Fleeting differences in gene expression between individuals that occur at different points in time during cell development may have consequences on the ultimate risk for disease in mature tissues and cell types.
In a new study published this week in Science, researchers from the University of Chicago and Johns Hopkins University analyzed RNA sequence data from 16 time points in human stem cells as they developed into cardiomyocytes, or heart muscle cells. In the process, they identified hundreds of expression quantitative trait loci (eQTLs), sections of DNA that are associated with differences in gene expression between individuals.
These differences in how genes are expressed may have functional significance and perhaps even explain varying risk for diseases. Since many of these differences in expression occur at intermediate points during development, however, scientists can't see them by studying only mature, fully-developed tissues.
"Those associations are like shooting stars," said Yoav Gilad, PhD, Chief of Genetic Medicine at UChicago and senior author of the study. "They appear at one point and never again during development, and they might actually be important to the phenotype of the mature tissue and maybe even disease. But unless you study those particular cell types at that particular time, you'll never see them."
The project was a collaboration between Gilad's lab at UChicago and the lab of Alexis Battle, PhD, an Associate Professor of Biomedical Engineering at Johns Hopkins University. They started with pluripotent stem cells, a type of artificial stem cells that can be coaxed into growing into many different cell types. For this study, the cells were differentiated into cardiomyocytes, the primary contracting muscle cells in the heart.
The researchers sampled RNA from the cells once a day over 16 days as they developed into cardiomyocytes. This allowed them to measure gene expression every single day in cell types that were not truly the beginning stem cells and not truly mature heart cells either. Instead of getting one snapshot of genetic activity by sampling adult tissues, they were able to see 16 additional snapshots leading up to that point as well.
The fleeting differences that occur during development could help explain differences in risk for complex diseases such as cancer, heart disease or diabetes that aren't caused by a single genetic mutation. Instead, these complex diseases are likely caused by dozens, if not hundreds, of subtle genetic mutations combined with interactions with lifestyle and the environment. On their own, these small mutations don't affect your overall health, but together they can elevate risk for particular diseases. The new research shows that these small genetic differences could impact gene expression at many points along the way.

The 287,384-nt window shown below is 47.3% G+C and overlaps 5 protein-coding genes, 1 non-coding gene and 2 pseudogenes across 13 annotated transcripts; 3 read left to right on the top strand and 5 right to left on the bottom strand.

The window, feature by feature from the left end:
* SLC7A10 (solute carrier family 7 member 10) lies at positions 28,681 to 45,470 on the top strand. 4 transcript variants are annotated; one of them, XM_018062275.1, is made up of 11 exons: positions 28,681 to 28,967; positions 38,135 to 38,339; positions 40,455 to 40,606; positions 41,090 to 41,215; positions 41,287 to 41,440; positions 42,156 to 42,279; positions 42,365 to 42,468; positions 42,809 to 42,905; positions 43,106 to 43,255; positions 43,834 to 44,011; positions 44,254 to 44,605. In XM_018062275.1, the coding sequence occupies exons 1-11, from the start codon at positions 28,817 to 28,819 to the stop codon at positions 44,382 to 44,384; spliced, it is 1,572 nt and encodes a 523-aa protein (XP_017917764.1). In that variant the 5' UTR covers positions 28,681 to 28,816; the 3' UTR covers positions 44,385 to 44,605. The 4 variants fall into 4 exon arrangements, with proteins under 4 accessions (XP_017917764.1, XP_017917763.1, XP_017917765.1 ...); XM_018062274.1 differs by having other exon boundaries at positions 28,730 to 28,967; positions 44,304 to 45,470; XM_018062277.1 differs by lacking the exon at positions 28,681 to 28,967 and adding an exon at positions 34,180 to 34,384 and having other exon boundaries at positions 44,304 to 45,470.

"We think a lot of the relevant molecular changes that can ultimately explain your risk profile are not going to occur in your mature tissues of the heart, liver or pancreas that we can sample from adults. They're probably occurring somewhere much earlier."
The process of taking stem cells from a person, coaxing them into different kinds of mature cells--while periodically sampling RNA expression along the way--is still time consuming and expensive, so the findings of this study won't immediately turn into a diagnostic tool. But Gilad says as researchers learn more about what these "shooting star" differences in gene expression mean, they may be able to spot the final genetic signatures they leave in mature tissues. That way, if they saw a certain pattern in the genome, for example, they might know it meant there was a particular level of expression on a certain day of development for those specific cell types.
"We can now think in another dimension," Gilad said. "Instead of taking a human and sampling everything you see in front of you, we now know there's a history of how we got here, and some of those differences can't be observed anymore."
The study, "Dynamic genetic regulation of gene expression during cellular differentiation," appeared in the June 28, 2019 issue of Science. Additional authors include B.J. Strober, N. Krishnan and K. Tayeb from Johns Hopkins University; and R. Elorbany and K. Rhodes from the University of Chicago.